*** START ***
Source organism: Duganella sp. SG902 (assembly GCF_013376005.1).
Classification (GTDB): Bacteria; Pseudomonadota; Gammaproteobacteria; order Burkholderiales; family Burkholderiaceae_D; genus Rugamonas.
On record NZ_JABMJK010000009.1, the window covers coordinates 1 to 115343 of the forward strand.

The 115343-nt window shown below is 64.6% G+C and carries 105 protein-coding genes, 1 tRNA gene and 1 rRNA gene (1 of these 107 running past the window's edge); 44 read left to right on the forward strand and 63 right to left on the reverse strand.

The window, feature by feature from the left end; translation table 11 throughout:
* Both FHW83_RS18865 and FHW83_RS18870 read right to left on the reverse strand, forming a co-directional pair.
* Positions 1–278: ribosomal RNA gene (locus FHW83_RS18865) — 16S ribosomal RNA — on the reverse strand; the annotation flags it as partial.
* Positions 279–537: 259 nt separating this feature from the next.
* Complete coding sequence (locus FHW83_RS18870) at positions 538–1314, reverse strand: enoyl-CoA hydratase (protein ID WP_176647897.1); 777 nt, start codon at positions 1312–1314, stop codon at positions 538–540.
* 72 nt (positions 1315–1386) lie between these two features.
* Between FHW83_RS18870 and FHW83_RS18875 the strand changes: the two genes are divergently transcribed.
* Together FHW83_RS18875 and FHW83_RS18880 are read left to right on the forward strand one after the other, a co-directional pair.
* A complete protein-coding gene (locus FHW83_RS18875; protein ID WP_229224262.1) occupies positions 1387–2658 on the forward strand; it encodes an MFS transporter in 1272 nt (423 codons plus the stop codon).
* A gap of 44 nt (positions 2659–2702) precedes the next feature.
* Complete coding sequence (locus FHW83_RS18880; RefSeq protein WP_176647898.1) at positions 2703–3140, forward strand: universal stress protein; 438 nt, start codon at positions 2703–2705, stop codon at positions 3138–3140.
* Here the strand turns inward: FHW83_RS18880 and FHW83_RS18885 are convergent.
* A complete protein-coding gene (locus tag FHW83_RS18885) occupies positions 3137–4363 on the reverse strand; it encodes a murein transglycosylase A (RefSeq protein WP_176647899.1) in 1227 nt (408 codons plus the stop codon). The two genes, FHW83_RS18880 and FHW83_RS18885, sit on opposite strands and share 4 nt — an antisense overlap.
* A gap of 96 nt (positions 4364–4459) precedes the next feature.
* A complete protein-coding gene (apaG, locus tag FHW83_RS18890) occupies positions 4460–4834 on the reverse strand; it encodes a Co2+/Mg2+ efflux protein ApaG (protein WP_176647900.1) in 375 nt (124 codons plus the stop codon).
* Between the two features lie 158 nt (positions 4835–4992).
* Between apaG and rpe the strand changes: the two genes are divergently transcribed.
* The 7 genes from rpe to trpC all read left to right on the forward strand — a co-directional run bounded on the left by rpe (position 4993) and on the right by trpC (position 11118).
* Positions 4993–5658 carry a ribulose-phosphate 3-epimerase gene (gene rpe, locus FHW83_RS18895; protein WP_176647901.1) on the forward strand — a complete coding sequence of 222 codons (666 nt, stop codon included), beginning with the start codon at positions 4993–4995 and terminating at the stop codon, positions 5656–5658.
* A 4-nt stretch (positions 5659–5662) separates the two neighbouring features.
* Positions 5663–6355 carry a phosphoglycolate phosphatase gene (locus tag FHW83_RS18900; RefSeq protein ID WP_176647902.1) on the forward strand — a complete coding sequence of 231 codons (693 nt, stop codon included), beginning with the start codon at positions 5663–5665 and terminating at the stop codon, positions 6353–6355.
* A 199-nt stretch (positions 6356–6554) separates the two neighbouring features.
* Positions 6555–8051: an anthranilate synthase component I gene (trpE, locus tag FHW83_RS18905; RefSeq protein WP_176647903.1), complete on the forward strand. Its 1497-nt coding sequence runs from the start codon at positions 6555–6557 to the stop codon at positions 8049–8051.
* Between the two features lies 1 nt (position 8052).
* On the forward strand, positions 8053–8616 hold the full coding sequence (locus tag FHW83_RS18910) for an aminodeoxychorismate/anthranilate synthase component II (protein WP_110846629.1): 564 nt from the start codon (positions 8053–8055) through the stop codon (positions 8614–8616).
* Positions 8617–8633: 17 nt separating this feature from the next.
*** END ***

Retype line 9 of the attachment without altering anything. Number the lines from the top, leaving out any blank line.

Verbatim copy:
* Complete coding sequence (locus FHW83_RS18870) at positions 538–1314, reverse strand: enoyl-CoA hydratase (protein ID WP_176647897.1); 777 nt, start codon at positions 1312–1314, stop codon at positions 538–540.